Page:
Similarly, in the District of Columbia v. Heller case in 2008, the American Supreme Court reached the verdict concerning the Second Amendment of the American Constitution (The Library of Congress, 2017). It was the first decision interpreting the Second Amendment since 1939. According to the court’s ruling, the Second Amendment grants the person the right to bear a firearm for conventionally legal reasons, for instance, protection of oneself. In addition, the court also made a verdict that the District of Columbia’s requirements that barred the possession of firearms, as well as those that necessitated legal arms in residential houses should be disassembled or trigger-locked, infringed on the right to bear and own firearms (The Library of Congress, 2017). Therefore, basing on the United States case and the Second Amendment, any individual should be conferred the rights to own and bear firearms because it is the constitutional requirement.

Gun control is less likely to limit possession of firearms by the criminals because more often they do not use the authorized process of obtaining guns. Instead, it will just limit the ability of law-abiding citizens for protection. Different research carried out by academic scholars as well as the central government has indicated that criminals do not obtain firearms from legal markets. For instance, basing on the analysis of crime in Chicago, this reality is more evident nowadays than ever (Institute for Legislative Action, 2015). Furthermore, the interview conducted by different researchers at the Cook County Jail provided more evidence to support the claim that criminals did not acquire guns from legal sources (Institute for Legislative Action, 2015). The researchers’ reports revealed that criminals obtained guns from their social networks, for example, relatives and friends. They acquire firearms from gun shows as opposed to the stores or Internet sources. In addition, according to the research, offenders do not often steal firearms.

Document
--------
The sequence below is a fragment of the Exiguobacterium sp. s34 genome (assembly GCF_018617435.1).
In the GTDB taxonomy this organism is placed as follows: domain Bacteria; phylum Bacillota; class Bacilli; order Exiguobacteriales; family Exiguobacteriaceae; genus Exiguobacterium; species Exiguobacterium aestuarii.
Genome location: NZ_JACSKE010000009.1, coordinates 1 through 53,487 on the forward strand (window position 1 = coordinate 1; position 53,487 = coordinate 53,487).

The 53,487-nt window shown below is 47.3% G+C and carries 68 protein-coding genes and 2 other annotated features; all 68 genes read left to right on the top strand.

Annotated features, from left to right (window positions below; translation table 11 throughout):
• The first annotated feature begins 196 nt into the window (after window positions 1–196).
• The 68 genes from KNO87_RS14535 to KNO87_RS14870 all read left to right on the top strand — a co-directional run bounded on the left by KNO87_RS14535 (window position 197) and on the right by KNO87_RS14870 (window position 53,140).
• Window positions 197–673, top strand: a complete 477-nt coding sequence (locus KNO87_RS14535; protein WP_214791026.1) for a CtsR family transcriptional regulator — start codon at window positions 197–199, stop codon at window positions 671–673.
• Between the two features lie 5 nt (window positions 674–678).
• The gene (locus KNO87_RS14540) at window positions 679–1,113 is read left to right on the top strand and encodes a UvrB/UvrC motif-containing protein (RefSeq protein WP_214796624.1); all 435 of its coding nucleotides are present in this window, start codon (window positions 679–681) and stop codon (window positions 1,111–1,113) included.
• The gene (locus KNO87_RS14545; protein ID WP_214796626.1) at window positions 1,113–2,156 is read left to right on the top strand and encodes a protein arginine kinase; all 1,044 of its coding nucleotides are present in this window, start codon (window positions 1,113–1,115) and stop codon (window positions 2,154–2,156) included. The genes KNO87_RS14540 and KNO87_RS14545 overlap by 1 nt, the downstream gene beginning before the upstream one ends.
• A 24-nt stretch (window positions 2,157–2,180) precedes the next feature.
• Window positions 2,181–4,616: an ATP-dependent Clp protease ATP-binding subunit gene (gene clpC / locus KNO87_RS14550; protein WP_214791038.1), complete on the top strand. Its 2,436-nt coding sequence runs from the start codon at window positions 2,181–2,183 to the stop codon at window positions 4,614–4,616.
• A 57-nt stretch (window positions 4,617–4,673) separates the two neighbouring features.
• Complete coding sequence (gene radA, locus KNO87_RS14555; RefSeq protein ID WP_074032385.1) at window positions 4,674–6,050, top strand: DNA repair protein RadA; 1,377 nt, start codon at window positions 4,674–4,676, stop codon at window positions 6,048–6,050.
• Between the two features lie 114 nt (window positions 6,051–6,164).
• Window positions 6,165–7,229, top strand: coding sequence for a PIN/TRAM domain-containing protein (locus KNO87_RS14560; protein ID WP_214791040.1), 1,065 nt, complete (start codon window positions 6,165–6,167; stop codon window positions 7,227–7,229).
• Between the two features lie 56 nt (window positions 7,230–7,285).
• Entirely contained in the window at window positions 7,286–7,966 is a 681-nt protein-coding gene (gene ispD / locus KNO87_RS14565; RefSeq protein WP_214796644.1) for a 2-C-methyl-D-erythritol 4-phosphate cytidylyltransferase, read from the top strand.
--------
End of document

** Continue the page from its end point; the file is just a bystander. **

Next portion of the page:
The researchers at Cook County Jail also revealed that criminals rarely acquired firearms from the market because they had some fear to purchase the firearm from the source they were not well acquainted with (Institute for Legislative Action, 2015). The fear of being caught by the law enforcement agencies or being reported to the police by law-abiding gun owners also drives the criminals towards buying firearms from the sources they have confidence in.